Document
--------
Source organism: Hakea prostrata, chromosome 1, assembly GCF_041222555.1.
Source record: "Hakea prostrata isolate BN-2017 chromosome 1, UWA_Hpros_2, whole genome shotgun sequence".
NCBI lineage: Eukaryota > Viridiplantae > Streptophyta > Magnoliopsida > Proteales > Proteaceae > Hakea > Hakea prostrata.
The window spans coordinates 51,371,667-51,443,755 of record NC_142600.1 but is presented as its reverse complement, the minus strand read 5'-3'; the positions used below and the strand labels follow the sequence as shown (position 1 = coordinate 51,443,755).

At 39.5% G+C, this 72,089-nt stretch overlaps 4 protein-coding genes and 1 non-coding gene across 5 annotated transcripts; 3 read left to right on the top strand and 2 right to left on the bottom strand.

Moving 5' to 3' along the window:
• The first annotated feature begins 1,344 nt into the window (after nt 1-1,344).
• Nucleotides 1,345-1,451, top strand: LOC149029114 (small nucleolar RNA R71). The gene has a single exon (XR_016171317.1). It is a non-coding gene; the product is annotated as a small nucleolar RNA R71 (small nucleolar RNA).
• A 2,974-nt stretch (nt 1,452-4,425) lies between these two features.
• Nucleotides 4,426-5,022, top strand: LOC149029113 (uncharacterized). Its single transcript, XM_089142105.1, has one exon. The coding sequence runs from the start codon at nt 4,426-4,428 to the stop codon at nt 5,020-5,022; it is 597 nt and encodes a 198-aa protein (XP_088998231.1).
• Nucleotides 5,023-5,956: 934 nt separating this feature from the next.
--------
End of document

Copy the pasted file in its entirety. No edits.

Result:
Source organism: Hakea prostrata, chromosome 1, assembly GCF_041222555.1.
Source record: "Hakea prostrata isolate BN-2017 chromosome 1, UWA_Hpros_2, whole genome shotgun sequence".
NCBI lineage: Eukaryota > Viridiplantae > Streptophyta > Magnoliopsida > Proteales > Proteaceae > Hakea > Hakea prostrata.
The window spans coordinates 51,371,667-51,443,755 of record NC_142600.1 but is presented as its reverse complement, the minus strand read 5'-3'; the positions used below and the strand labels follow the sequence as shown (position 1 = coordinate 51,443,755).

At 39.5% G+C, this 72,089-nt stretch overlaps 4 protein-coding genes and 1 non-coding gene across 5 annotated transcripts; 3 read left to right on the top strand and 2 right to left on the bottom strand.

Moving 5' to 3' along the window:
• The first annotated feature begins 1,344 nt into the window (after nt 1-1,344).
• Nucleotides 1,345-1,451, top strand: LOC149029114 (small nucleolar RNA R71). The gene has a single exon (XR_016171317.1). It is a non-coding gene; the product is annotated as a small nucleolar RNA R71 (small nucleolar RNA).
• A 2,974-nt stretch (nt 1,452-4,425) lies between these two features.
• Nucleotides 4,426-5,022, top strand: LOC149029113 (uncharacterized). Its single transcript, XM_089142105.1, has one exon. The coding sequence runs from the start codon at nt 4,426-4,428 to the stop codon at nt 5,020-5,022; it is 597 nt and encodes a 198-aa protein (XP_088998231.1).
• Nucleotides 5,023-5,956: 934 nt separating this feature from the next.